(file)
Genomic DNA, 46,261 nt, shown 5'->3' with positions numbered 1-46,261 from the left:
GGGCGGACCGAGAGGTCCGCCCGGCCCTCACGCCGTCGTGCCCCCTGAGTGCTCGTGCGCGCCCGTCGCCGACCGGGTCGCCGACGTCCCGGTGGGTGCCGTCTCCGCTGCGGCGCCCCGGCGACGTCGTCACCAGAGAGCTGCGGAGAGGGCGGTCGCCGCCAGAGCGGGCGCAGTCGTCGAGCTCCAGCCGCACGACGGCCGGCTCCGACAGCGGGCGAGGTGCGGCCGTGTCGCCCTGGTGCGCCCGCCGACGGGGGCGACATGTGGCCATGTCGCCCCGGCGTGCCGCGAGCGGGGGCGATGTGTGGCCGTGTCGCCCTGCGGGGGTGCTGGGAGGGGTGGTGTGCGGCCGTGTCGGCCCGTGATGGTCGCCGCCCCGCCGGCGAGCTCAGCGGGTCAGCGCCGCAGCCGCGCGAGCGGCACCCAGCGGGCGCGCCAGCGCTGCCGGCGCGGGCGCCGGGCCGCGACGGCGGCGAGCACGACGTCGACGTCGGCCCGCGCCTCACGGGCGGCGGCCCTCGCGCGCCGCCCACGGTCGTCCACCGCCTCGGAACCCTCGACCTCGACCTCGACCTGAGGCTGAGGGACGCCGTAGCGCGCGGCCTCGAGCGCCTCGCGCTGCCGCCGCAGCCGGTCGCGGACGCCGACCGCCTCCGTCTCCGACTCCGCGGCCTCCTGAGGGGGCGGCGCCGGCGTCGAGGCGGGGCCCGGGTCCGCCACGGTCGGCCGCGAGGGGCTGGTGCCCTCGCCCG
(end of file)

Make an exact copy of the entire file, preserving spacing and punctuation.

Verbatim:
Genomic DNA, 46,261 nt, shown 5'->3' with positions numbered 1-46,261 from the left:
GGGCGGACCGAGAGGTCCGCCCGGCCCTCACGCCGTCGTGCCCCCTGAGTGCTCGTGCGCGCCCGTCGCCGACCGGGTCGCCGACGTCCCGGTGGGTGCCGTCTCCGCTGCGGCGCCCCGGCGACGTCGTCACCAGAGAGCTGCGGAGAGGGCGGTCGCCGCCAGAGCGGGCGCAGTCGTCGAGCTCCAGCCGCACGACGGCCGGCTCCGACAGCGGGCGAGGTGCGGCCGTGTCGCCCTGGTGCGCCCGCCGACGGGGGCGACATGTGGCCATGTCGCCCCGGCGTGCCGCGAGCGGGGGCGATGTGTGGCCGTGTCGCCCTGCGGGGGTGCTGGGAGGGGTGGTGTGCGGCCGTGTCGGCCCGTGATGGTCGCCGCCCCGCCGGCGAGCTCAGCGGGTCAGCGCCGCAGCCGCGCGAGCGGCACCCAGCGGGCGCGCCAGCGCTGCCGGCGCGGGCGCCGGGCCGCGACGGCGGCGAGCACGACGTCGACGTCGGCCCGCGCCTCACGGGCGGCGGCCCTCGCGCGCCGCCCACGGTCGTCCACCGCCTCGGAACCCTCGACCTCGACCTCGACCTGAGGCTGAGGGACGCCGTAGCGCGCGGCCTCGAGCGCCTCGCGCTGCCGCCGCAGCCGGTCGCGGACGCCGACCGCCTCCGTCTCCGACTCCGCGGCCTCCTGAGGGGGCGGCGCCGGCGTCGAGGCGGGGCCCGGGTCCGCCACGGTCGGCCGCGAGGGGCTGGTGCCCTCGCCCG